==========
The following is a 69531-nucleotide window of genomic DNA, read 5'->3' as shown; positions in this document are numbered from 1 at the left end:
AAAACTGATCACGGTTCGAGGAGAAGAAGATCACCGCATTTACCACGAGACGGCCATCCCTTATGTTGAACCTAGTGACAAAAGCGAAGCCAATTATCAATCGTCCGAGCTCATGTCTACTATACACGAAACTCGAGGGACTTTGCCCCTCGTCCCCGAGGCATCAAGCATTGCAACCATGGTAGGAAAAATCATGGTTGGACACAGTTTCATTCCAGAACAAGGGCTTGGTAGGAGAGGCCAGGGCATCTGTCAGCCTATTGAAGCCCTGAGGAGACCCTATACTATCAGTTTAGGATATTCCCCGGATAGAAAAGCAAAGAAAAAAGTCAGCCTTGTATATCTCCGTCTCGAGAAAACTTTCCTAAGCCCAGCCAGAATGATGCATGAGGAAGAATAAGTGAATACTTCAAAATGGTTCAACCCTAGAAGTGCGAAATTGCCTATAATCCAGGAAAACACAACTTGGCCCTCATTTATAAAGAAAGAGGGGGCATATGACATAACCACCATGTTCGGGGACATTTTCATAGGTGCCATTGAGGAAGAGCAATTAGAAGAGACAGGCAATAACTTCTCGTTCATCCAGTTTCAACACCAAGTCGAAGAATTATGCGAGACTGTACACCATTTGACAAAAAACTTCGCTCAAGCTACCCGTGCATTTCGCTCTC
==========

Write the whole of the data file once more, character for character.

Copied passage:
The following is a 69531-nucleotide window of genomic DNA, read 5'->3' as shown; positions in this document are numbered from 1 at the left end:
AAAACTGATCACGGTTCGAGGAGAAGAAGATCACCGCATTTACCACGAGACGGCCATCCCTTATGTTGAACCTAGTGACAAAAGCGAAGCCAATTATCAATCGTCCGAGCTCATGTCTACTATACACGAAACTCGAGGGACTTTGCCCCTCGTCCCCGAGGCATCAAGCATTGCAACCATGGTAGGAAAAATCATGGTTGGACACAGTTTCATTCCAGAACAAGGGCTTGGTAGGAGAGGCCAGGGCATCTGTCAGCCTATTGAAGCCCTGAGGAGACCCTATACTATCAGTTTAGGATATTCCCCGGATAGAAAAGCAAAGAAAAAAGTCAGCCTTGTATATCTCCGTCTCGAGAAAACTTTCCTAAGCCCAGCCAGAATGATGCATGAGGAAGAATAAGTGAATACTTCAAAATGGTTCAACCCTAGAAGTGCGAAATTGCCTATAATCCAGGAAAACACAACTTGGCCCTCATTTATAAAGAAAGAGGGGGCATATGACATAACCACCATGTTCGGGGACATTTTCATAGGTGCCATTGAGGAAGAGCAATTAGAAGAGACAGGCAATAACTTCTCGTTCATCCAGTTTCAACACCAAGTCGAAGAATTATGCGAGACTGTACACCATTTGACAAAAAACTTCGCTCAAGCTACCCGTGCATTTCGCTCTC